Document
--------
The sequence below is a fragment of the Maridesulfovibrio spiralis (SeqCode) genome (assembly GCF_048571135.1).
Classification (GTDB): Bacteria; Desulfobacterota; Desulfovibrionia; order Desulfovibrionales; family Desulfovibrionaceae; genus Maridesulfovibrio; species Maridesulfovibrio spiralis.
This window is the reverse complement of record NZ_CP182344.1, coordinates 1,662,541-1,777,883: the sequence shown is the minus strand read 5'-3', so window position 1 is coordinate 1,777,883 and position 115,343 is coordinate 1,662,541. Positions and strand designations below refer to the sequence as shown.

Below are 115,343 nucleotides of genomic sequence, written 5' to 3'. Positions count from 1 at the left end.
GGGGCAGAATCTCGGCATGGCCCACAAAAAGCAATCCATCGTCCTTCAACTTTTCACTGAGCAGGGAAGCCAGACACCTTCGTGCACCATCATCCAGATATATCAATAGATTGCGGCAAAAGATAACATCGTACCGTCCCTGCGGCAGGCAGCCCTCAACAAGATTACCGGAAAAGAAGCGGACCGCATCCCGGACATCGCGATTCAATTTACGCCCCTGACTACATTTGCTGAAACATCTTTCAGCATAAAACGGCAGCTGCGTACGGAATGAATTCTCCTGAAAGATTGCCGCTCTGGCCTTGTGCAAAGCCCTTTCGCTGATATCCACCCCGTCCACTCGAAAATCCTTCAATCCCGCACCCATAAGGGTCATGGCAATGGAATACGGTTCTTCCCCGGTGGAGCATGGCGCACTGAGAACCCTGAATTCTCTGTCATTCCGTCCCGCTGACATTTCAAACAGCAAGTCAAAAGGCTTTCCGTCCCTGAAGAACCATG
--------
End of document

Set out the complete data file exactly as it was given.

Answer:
The sequence below is a fragment of the Maridesulfovibrio spiralis (SeqCode) genome (assembly GCF_048571135.1).
Classification (GTDB): Bacteria; Desulfobacterota; Desulfovibrionia; order Desulfovibrionales; family Desulfovibrionaceae; genus Maridesulfovibrio; species Maridesulfovibrio spiralis.
This window is the reverse complement of record NZ_CP182344.1, coordinates 1,662,541-1,777,883: the sequence shown is the minus strand read 5'-3', so window position 1 is coordinate 1,777,883 and position 115,343 is coordinate 1,662,541. Positions and strand designations below refer to the sequence as shown.

Below are 115,343 nucleotides of genomic sequence, written 5' to 3'. Positions count from 1 at the left end.
GGGGCAGAATCTCGGCATGGCCCACAAAAAGCAATCCATCGTCCTTCAACTTTTCACTGAGCAGGGAAGCCAGACACCTTCGTGCACCATCATCCAGATATATCAATAGATTGCGGCAAAAGATAACATCGTACCGTCCCTGCGGCAGGCAGCCCTCAACAAGATTACCGGAAAAGAAGCGGACCGCATCCCGGACATCGCGATTCAATTTACGCCCCTGACTACATTTGCTGAAACATCTTTCAGCATAAAACGGCAGCTGCGTACGGAATGAATTCTCCTGAAAGATTGCCGCTCTGGCCTTGTGCAAAGCCCTTTCGCTGATATCCACCCCGTCCACTCGAAAATCCTTCAATCCCGCACCCATAAGGGTCATGGCAATGGAATACGGTTCTTCCCCGGTGGAGCATGGCGCACTGAGAACCCTGAATTCTCTGTCATTCCGTCCCGCTGACATTTCAAACAGCAAGTCAAAAGGCTTTCCGTCCCTGAAGAACCATG